- To ensure proper payments under a Federal program or the proper payment of federally funded benefits, including payment certification, payment disbursement, and the prevention, identification and recoupment of improper payments;

- To carry out tax administration or debt collection duties; and,

- To be used by Federal policing agencies whose principle function is preventing, detecting or investigating crime or apprehending offenders.


  • Would permit the Commissioner to share death information with the States for their use in the administration of State pension plans, as well as for the purposes listed in the preceding bullet.
  • Would permit the Commissioner to share death information with Federal and State agencies for statistical and research activities3 
  • Would sunset all these provisions 5 years after enactment and reestablish the current law provisions of section 205(r). Congress would have to act in order to extend these provisions.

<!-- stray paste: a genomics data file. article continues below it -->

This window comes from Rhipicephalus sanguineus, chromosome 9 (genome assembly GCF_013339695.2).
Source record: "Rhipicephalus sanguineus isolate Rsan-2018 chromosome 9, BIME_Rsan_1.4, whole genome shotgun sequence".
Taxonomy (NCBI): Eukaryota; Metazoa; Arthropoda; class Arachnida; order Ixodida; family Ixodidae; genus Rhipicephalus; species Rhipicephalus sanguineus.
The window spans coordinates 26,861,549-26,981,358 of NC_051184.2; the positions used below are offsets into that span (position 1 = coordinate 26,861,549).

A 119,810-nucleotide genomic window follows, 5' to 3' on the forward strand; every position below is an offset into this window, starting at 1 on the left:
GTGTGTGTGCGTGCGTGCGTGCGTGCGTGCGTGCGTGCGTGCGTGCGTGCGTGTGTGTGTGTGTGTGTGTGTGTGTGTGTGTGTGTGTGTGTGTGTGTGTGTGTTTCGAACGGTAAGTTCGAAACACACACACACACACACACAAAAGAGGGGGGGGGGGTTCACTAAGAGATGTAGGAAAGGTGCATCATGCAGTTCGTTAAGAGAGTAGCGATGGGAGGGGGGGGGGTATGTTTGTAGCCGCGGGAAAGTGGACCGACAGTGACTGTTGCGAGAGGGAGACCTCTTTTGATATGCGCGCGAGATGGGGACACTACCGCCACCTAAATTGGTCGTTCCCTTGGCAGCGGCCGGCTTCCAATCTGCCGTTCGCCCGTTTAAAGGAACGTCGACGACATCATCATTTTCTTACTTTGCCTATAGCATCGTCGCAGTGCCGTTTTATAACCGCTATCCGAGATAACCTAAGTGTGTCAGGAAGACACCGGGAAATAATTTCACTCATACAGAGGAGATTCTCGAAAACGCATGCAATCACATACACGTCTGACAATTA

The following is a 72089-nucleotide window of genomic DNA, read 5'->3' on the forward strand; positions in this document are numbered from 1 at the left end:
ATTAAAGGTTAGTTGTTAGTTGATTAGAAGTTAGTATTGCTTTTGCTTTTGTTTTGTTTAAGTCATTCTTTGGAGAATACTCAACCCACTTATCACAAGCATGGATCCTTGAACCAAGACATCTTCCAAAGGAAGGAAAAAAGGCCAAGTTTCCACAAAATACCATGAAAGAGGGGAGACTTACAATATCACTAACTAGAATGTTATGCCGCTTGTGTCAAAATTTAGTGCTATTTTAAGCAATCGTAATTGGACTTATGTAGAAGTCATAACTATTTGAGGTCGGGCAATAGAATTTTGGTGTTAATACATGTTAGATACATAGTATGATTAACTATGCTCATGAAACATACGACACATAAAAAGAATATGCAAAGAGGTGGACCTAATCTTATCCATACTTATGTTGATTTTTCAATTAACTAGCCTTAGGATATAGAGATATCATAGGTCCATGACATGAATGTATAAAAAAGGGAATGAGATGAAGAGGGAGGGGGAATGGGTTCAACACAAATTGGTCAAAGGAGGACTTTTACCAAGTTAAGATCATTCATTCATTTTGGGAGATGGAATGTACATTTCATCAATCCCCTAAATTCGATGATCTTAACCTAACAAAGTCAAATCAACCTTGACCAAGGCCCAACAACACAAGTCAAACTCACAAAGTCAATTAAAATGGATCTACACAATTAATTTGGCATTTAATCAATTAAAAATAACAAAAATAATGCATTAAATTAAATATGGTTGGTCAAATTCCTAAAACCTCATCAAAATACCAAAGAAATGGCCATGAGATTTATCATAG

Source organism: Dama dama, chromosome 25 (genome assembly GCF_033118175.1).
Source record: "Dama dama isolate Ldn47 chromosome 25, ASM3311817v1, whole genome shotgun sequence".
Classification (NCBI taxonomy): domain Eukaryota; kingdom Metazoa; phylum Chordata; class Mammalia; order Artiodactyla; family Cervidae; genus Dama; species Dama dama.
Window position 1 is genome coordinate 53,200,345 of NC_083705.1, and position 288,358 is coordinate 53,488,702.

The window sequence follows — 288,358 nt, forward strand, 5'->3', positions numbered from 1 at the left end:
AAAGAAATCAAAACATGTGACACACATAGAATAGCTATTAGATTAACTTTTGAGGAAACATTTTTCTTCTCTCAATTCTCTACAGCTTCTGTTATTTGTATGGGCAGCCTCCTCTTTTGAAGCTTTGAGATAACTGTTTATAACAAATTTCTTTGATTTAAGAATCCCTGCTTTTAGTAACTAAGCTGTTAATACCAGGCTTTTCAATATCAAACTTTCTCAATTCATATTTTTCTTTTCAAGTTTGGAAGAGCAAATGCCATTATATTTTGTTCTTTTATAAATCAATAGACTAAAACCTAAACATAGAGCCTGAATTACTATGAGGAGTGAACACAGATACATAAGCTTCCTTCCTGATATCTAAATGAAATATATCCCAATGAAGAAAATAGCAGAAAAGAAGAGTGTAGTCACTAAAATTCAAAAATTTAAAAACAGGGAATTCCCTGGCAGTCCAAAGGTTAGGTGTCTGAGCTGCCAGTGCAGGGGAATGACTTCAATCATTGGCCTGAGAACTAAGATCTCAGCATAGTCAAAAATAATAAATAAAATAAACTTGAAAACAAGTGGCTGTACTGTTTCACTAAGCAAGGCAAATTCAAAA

Reporting on Alternative Sources of Death Data

  • Would require the Director of the Office of Management and Budget not later than 4 years after enactment, to report to Congress on potential alternative sources of death data maintained by non-Federal sources for use by Federal agencies and programs. 
  • This report would include a review of, for example, the extent to which there is efficient accessibility to the information by Federal agencies; the cost, accuracy, completeness, and reliability of such data; and, a comparison of the data to the death information aintained by the Commissioner.  The report would also include recommendations as to whether the sun setting of the provisions mentioned above should occur. 


Improving the Sharing and Use of Data to Curb Improper Payments